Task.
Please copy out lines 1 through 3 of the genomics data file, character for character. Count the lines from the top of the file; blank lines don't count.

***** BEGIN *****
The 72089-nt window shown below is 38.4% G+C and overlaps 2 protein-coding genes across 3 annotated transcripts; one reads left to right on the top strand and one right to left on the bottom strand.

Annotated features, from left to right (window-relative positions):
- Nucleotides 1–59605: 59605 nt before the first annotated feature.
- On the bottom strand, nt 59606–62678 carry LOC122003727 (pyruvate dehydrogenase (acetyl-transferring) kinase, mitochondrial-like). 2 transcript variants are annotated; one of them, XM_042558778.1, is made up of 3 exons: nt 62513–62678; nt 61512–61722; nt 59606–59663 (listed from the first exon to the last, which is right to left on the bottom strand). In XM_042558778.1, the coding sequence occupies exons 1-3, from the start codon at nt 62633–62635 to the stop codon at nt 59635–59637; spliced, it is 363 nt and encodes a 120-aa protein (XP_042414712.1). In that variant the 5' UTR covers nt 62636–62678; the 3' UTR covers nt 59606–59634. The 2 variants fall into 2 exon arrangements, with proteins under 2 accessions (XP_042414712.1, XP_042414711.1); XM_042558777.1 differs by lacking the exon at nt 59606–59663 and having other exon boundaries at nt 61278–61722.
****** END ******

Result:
The 72089-nt window shown below is 38.4% G+C and overlaps 2 protein-coding genes across 3 annotated transcripts; one reads left to right on the top strand and one right to left on the bottom strand.

Annotated features, from left to right (window-relative positions):
- Nucleotides 1–59605: 59605 nt before the first annotated feature.